So you’ve received a fresh new concealed carry license, Albuquerque residents, and you’re ready to start carrying? Stop. Maybe you are ready, but we’re talking about a serious piece of equipment, one which can just as easily end a life by accident as by intent, if you mishandle it. So do your due diligence, and avoid these three rookie concealed carry mistakes:
1) Poor holster choices
A lot of factors add up to the overall quality of a holster, and any single one of them can render an otherwise perfect holster essentially worthless. When choosing the holster for your needs, you’ll want to keep these factors firmly in mind:
- Comfort — a holster you can’t stand wearing isn’t just an annoyance. Constant adjusting can defeat the entire purpose of carrying a concealed weapon — and freak out the general public.
- Build quality — a holster that might fall apart on you and deposit your gun on the ground in the middle of the grocery store is less than ideal.
- Safety — while a trigger cover isn’t mandatory with good trigger control, it takes a risk factor out of the equation — handy when the adrenaline starts pumping. A good holster also points down, so you aren’t constantly sweeping unsuspecting strangers with the muzzle of a loaded gun.
- Fit — if your gun only sort of fits a holster, it’s not worth using. You want a holster that maintains a good firm grip, but not one that’s going to catch or hang if you need to make a speedy draw.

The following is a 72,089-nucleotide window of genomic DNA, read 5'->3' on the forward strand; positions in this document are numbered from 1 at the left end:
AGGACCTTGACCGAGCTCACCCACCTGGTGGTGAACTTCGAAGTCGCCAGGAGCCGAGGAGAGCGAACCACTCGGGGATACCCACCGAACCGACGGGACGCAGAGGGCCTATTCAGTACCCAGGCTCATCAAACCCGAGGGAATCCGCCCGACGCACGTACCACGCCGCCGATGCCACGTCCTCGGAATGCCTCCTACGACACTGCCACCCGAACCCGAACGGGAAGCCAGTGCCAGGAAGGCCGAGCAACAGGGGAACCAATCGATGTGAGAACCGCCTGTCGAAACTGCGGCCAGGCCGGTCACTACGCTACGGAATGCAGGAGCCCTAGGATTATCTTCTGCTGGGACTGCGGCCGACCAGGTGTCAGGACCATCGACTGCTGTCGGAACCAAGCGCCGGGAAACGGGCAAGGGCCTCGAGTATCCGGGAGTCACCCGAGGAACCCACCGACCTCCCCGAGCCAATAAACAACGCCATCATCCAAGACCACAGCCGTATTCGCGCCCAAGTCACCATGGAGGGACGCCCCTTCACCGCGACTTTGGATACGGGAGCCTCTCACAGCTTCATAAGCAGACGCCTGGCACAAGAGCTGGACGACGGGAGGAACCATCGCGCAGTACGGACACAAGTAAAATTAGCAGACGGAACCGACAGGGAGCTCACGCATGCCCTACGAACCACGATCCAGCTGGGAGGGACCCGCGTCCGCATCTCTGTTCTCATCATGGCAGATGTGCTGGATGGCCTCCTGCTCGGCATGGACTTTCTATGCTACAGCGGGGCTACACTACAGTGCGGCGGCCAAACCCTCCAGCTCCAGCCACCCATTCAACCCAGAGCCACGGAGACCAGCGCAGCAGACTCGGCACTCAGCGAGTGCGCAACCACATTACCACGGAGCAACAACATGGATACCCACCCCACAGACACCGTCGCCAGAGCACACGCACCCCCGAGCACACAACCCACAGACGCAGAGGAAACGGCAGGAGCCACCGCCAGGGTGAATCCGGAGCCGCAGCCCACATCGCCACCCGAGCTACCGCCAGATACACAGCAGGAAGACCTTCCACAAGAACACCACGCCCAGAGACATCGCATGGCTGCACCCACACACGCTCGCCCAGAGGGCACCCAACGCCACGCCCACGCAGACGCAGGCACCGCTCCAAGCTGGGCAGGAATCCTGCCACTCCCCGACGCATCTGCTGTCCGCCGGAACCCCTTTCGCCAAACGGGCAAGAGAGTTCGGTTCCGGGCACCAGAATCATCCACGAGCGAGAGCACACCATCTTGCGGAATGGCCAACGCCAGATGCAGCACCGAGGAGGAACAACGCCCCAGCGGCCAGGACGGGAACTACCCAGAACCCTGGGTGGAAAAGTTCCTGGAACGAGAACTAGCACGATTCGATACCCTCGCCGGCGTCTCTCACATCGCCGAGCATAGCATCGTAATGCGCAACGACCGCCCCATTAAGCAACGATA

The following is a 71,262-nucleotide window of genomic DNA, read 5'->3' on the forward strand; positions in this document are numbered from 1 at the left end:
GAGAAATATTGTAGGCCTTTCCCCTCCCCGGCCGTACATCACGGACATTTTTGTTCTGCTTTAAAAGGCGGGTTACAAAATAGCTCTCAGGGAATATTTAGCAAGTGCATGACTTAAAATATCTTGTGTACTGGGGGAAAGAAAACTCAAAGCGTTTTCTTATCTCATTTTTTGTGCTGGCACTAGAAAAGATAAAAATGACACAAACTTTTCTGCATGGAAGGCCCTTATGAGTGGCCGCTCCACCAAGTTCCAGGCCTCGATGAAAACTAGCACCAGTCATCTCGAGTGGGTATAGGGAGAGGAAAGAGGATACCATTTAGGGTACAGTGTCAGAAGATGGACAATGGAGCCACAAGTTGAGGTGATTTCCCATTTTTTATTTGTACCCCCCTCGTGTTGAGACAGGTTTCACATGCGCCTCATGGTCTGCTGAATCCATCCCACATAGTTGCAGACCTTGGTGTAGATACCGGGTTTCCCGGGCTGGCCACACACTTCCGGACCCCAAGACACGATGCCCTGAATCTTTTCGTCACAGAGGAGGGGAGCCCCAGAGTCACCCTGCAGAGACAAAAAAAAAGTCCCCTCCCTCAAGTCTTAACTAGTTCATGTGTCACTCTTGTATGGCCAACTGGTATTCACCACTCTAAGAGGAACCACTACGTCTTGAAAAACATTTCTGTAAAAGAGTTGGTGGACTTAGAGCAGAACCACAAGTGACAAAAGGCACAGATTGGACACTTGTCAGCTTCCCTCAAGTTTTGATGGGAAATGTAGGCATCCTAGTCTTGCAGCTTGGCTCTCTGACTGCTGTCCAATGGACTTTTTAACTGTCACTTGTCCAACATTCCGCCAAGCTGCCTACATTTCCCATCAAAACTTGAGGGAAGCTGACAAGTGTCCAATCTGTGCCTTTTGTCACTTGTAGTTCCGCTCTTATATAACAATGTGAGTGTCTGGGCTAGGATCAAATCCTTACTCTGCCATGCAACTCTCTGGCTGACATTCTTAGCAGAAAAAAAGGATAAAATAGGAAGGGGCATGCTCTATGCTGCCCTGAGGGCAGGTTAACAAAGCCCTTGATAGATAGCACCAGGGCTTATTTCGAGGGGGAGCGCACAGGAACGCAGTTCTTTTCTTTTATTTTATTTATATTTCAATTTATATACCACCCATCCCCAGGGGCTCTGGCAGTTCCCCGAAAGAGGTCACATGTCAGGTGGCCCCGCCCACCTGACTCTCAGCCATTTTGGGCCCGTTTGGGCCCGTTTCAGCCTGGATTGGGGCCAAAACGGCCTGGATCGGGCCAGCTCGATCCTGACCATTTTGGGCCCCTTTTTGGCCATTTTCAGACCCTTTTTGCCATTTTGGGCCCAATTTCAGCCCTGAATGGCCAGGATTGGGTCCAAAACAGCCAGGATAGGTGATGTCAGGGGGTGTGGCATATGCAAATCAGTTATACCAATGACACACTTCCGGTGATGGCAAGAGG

2) Ignorance of laws
You might think you understand all the relevant laws for concealed carry. You almost certainly do not. Before you do something new with your gun or visit a new place carrying, make sure you do a quick check for any relevant laws you may run afoul of. The importance of this climbs exponentially when crossing any jurisdictional lines, as what’s reasonable on one side of that line may lead to major headaches on the other side. Do your homework, and fulfill your responsibility as an informed carrier.
3) Losing composure
Most people are going to go through a period where they feel a bit strange carrying a concealed weapon in public. It’s natural. What’s important is recognizing when you’re acting differently and acting to counter your bad instincts. Don’t walk funny. Don’t constantly check to make sure your gun is still there. Don’t make big adjustments in public. And don’t take unnecessary risks you wouldn’t take unarmed.